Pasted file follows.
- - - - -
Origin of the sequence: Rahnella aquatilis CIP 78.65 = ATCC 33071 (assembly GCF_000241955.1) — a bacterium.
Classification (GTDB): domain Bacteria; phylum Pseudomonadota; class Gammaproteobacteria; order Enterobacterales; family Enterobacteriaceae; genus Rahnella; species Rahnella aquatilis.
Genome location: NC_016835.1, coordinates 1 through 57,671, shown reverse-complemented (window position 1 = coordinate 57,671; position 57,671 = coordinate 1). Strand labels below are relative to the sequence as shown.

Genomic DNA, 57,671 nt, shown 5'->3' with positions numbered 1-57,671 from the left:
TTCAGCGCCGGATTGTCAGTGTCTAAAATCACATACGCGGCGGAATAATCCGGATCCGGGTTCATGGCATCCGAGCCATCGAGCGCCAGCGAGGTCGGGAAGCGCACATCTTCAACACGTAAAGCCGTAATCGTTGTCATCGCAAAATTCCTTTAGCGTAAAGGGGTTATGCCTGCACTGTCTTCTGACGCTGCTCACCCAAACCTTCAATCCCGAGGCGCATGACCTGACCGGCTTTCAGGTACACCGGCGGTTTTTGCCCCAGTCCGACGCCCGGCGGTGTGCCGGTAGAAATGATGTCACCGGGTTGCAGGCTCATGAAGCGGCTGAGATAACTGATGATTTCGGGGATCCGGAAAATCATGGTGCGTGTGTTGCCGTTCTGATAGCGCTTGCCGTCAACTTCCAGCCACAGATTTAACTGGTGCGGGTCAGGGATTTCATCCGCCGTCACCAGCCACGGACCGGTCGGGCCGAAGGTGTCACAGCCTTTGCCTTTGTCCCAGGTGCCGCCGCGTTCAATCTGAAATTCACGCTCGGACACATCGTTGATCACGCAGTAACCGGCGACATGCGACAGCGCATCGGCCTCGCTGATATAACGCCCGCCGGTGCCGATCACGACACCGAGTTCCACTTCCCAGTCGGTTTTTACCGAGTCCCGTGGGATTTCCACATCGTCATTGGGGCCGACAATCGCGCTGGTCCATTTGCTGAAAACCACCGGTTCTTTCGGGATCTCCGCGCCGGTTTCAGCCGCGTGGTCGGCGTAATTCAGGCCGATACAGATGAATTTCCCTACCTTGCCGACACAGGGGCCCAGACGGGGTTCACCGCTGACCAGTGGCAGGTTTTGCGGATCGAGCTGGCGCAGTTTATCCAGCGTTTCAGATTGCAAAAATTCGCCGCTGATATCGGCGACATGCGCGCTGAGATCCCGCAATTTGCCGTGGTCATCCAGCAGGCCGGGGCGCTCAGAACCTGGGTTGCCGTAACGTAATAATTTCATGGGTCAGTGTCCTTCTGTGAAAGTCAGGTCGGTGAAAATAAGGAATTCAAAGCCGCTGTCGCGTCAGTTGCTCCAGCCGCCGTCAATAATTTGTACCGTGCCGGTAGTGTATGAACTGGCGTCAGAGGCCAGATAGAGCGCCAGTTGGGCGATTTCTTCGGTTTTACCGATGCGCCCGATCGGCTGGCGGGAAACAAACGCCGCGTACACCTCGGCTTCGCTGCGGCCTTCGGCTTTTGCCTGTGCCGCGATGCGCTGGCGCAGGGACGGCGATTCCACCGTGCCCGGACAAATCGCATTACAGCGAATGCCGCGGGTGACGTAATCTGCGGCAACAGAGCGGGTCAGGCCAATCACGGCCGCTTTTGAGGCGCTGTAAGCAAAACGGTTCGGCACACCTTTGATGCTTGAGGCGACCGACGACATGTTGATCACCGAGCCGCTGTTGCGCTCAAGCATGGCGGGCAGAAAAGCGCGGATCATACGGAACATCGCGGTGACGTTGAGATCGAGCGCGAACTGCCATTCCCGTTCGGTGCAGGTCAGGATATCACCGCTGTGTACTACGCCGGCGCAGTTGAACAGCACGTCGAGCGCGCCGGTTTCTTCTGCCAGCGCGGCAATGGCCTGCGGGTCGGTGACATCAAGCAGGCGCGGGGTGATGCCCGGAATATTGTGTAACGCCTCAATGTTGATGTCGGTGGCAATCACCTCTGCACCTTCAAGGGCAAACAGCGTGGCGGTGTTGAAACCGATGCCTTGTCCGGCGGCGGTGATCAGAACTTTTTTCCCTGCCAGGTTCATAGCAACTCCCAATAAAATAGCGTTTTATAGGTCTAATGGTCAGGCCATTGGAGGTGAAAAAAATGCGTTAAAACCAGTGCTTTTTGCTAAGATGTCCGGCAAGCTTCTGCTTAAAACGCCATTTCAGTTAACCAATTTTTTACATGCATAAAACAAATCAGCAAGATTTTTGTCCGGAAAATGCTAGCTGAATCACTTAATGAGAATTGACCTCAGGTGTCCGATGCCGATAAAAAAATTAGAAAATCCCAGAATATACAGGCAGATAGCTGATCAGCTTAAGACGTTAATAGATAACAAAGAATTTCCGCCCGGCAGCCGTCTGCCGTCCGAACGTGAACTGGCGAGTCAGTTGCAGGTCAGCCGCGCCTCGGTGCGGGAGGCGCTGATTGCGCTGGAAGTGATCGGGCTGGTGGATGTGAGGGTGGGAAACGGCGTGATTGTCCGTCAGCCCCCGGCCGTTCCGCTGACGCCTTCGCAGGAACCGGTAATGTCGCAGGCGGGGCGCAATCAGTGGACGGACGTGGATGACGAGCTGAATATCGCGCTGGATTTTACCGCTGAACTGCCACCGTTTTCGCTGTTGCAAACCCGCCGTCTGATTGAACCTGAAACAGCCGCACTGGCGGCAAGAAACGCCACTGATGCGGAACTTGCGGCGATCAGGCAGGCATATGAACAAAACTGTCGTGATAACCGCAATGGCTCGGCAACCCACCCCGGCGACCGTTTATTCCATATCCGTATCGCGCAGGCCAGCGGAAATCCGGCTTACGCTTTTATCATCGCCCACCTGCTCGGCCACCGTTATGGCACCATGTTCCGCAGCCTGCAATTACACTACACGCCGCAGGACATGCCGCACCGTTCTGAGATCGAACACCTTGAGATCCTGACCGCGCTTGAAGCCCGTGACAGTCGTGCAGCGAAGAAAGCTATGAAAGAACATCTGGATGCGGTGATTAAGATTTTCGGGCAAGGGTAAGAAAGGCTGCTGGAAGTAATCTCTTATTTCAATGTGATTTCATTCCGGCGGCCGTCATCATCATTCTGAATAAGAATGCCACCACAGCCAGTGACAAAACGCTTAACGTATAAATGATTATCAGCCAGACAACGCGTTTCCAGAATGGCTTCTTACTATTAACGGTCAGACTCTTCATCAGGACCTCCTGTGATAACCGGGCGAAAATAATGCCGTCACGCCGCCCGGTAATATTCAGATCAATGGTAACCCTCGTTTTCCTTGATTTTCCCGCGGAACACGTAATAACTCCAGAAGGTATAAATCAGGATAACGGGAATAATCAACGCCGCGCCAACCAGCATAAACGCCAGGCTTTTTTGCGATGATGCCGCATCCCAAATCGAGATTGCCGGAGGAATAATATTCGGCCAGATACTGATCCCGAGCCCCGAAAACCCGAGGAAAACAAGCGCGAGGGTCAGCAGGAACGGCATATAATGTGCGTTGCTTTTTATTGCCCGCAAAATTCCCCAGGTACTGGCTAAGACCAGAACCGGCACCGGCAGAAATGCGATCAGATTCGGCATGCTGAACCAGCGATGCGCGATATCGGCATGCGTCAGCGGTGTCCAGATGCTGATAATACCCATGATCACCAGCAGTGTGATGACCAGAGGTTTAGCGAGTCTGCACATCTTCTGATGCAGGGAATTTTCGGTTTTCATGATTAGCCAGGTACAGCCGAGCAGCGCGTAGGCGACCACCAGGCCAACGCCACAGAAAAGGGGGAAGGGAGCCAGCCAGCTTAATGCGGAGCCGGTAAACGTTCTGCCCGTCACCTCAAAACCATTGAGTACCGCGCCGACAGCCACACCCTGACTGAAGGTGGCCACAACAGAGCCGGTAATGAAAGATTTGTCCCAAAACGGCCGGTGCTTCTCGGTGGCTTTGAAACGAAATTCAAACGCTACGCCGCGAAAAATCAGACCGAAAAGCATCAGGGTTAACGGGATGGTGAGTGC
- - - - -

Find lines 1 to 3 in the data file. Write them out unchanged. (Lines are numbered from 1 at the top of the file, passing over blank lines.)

Origin of the sequence: Rahnella aquatilis CIP 78.65 = ATCC 33071 (assembly GCF_000241955.1) — a bacterium.
Classification (GTDB): domain Bacteria; phylum Pseudomonadota; class Gammaproteobacteria; order Enterobacterales; family Enterobacteriaceae; genus Rahnella; species Rahnella aquatilis.
Genome location: NC_016835.1, coordinates 1 through 57,671, shown reverse-complemented (window position 1 = coordinate 57,671; position 57,671 = coordinate 1). Strand labels below are relative to the sequence as shown.